A week later, as he was cashing out nine years of earnings on his pension fund, ostensibly to re-invest it in a market with higher returns, against the staid advice of the Chief Loan Officer, who considered it an irresponsible thing for a man well within child-rearing years to do, placing the lions share in his wife’s personal account, where it would not be visible until the following month’s statement, converting the rest into trackless traveler’s checks which he left with an icy thrill inside a desk drawer in the rented room, thus completing the secret series of financial transactions that ensured he’d be well-supplied with ready cash while leaving his wife in possession of their material property and assets, a client hit her hard enough to loosen a molar when she was unable to make his cock stiffen even slightly, despite trying every trick her sisters had taught her; the bouncer, who swung on a cot with half-hooded eyes outside the karaoke shack and spoke only in grunts, heard her screams and burst in, beating the client senseless with a tire iron, until his buddies silently drug the man off into the night, trailing blood into the dust, causing the karaoke shack to empty of clients, for which the mamasan beat her with the rod until she couldn’t even whimper. 

He was on a transpacific flight six days later, new identity a roaring success, divested of all possessions beyond the plane, watching bad movies on a distant screen and drinking Bloody Marys, which he was surprised to learn were free, as she limped down to the riverbank, just able to walk again after long days curled up in a sleeping hut, trying to get command of mutinous limbs and sinews and muscles in the afternoon heat, looking towards home across the gray dull-shimmering water that coursed sluggishly between rocky banks, gently rocking the hollow-bumping longtail boats tied to the bank, and down the Thai side, she saw hunched-over peasants tending vegetable patches that sloped up to the river promenade of the nearby town, where she could make out bare-legged strollers with ice cream cones under the shade of banyan trees – in the village they would be rounding up rice seedlings and butchering dogs, and her heart quivered wondering when she’d see home again, but, knowing she was paying for the seedlings and dogs this year, she went, weak as an arthritic old woman, back up to the karaoke shack, where her dim-lit nights were busy, pouring beer over ice for grubby Thai and Lao clients who warbled badly at the karaoke machine and after sufficient beer, took her to the one of the bamboo shacks behind the tin karaoke shack, and climbed on her to finish what they’d begun with groping at the table, sometimes one a night, sometimes several, as on the night he touched down in Bangkok, wet air sticking his shirt to his back, half-drunk and half-hungover; blinking under the yellow sodium lights underneath the expressway, a man with a black suit and a Mercedes took him to his hotel, requiring what seemed an exorbitant lot of bills for the service, where he toppled into his twenty-third story bed, repeating his new name to himself, that he might not forget in this new land.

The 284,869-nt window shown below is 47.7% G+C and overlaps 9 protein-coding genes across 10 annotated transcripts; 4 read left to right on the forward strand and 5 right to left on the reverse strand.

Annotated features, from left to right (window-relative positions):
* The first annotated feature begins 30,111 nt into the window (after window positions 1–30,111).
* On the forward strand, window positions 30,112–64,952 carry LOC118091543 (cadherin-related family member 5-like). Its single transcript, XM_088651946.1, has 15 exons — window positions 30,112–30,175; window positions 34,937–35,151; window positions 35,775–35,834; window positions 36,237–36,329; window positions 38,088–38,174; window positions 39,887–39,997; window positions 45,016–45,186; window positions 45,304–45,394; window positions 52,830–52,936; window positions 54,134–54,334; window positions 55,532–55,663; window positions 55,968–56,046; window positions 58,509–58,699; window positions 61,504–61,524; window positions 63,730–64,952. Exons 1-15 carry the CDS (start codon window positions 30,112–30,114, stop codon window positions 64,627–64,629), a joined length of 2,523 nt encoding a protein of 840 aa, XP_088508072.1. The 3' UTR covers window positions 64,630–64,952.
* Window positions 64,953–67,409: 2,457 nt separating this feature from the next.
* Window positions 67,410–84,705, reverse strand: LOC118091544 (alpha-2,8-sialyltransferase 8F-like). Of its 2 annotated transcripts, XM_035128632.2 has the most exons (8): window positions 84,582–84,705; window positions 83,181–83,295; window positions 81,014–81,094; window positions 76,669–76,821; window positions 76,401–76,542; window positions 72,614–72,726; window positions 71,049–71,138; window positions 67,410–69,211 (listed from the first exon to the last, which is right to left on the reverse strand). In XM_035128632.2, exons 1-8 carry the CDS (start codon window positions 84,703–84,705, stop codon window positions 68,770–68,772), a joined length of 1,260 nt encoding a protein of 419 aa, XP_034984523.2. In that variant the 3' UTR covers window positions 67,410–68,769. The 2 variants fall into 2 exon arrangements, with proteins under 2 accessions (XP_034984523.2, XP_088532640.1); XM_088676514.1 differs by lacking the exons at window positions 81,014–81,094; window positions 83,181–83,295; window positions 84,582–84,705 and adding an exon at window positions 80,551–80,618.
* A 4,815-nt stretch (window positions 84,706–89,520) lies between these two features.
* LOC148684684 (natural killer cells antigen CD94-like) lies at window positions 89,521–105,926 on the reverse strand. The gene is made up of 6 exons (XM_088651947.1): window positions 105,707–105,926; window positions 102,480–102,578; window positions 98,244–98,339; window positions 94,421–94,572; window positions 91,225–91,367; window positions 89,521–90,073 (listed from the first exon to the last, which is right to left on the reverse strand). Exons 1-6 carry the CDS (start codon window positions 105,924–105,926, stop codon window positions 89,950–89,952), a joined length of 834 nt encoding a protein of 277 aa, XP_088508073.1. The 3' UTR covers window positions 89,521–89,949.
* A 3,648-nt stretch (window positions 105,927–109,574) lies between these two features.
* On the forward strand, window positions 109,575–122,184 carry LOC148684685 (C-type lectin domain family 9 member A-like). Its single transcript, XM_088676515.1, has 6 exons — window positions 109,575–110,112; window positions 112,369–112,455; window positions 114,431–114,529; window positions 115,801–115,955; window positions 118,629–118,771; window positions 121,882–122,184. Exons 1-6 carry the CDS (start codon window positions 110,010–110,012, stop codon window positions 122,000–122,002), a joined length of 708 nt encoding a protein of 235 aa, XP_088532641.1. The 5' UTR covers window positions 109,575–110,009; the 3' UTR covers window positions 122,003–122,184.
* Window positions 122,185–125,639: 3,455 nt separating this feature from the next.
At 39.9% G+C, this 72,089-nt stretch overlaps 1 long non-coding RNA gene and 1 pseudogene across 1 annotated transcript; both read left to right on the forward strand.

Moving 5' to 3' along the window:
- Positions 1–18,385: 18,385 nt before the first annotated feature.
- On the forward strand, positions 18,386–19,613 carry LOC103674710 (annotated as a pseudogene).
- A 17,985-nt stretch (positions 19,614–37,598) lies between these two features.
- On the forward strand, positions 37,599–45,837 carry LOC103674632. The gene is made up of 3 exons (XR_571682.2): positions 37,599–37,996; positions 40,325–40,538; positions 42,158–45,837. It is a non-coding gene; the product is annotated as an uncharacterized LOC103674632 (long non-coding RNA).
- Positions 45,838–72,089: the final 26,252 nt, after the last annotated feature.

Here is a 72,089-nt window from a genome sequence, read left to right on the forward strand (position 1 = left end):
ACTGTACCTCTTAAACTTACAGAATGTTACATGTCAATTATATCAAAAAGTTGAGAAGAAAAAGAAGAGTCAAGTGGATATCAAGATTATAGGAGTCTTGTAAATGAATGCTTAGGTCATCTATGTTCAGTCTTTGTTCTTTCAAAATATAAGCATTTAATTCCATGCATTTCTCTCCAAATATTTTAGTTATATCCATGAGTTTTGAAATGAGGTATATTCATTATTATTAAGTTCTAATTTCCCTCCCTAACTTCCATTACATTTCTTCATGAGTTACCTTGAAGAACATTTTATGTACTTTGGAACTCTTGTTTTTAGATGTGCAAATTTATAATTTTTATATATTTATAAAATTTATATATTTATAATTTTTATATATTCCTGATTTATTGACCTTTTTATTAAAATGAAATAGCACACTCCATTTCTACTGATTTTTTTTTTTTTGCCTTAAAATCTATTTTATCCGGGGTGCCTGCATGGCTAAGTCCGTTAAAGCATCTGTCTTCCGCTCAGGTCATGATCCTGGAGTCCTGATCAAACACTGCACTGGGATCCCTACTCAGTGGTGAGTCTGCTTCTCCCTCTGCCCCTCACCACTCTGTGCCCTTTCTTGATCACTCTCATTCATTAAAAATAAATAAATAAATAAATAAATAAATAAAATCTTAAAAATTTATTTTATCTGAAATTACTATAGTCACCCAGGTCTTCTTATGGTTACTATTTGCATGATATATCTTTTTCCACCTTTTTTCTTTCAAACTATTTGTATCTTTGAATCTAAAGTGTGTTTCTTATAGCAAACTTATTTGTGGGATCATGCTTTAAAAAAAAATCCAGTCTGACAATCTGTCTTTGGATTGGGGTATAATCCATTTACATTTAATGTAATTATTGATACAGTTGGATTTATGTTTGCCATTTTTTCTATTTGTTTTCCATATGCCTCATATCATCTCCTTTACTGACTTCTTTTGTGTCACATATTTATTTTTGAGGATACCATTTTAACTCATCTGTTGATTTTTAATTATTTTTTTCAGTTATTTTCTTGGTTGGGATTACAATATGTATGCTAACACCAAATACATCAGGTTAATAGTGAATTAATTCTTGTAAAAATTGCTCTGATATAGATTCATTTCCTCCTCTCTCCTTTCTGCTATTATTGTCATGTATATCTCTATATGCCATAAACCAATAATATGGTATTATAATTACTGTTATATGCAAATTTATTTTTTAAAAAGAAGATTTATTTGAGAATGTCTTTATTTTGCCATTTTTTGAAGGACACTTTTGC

A few days later, a Thai trader took her out of the karaoke shack, after handing the mamasan a stack of bills palmed too quickly for her to count, as he hit the dusty red road of the wide-plained countryside that curved out into the gauzy horizon lined with leaned-over palm trees and stilted huts and tendrils of smoke, driving a rented jeep guardedly on the opposite side of the road across scorched dry-season rice paddies, weaving through aimlessly shepherded herds of water buffalo and slatribbed cattle, talking with a circle of monks at a dusty temple with a serene Buddha in a boat, eating sticky rice and speaking the badly broken Thai he’d gotten from a boxed language course (practiced in that solitary room), while the trader locked her in a backroom of a warehouse, where workers made use of her two dozen times daily for a week on a floor mattress; she was fed rice and curried fish and did not leave the room, sickly rays of sun filtering through the grimy-window over the crumpled pile of clothes and underwear she didn’t bother to put back on, never knowing when the next one might show up, as he swam in a muddy pond and shrieking village children poked and prodded at his flaccid skin, then at the headman’s house he sat on a floormat scooping up unrecognizable globs of food so spicy his eyes watered in steady streams, passing around Marlboro cigarettes and a bottle of Jack Daniels, the dozen men there quickly polishing off the bottle, everyone grinning at everyone, before falling asleep outdoors just after sunfall, waking at dawn to discover a column of tiny black ants running up his leg; he bathed in the pond and headed down another red backroad, as the Thai trader brought her back to the karaoke shack, where she collapsed into a dead sleep for a day and a half, after which her pubic hair was so gummy and matted that her sisters advised her to shave it off; besides, they said, tiny as she was, clients would like it, so she did, thereafter saving herself a good deal of chafing.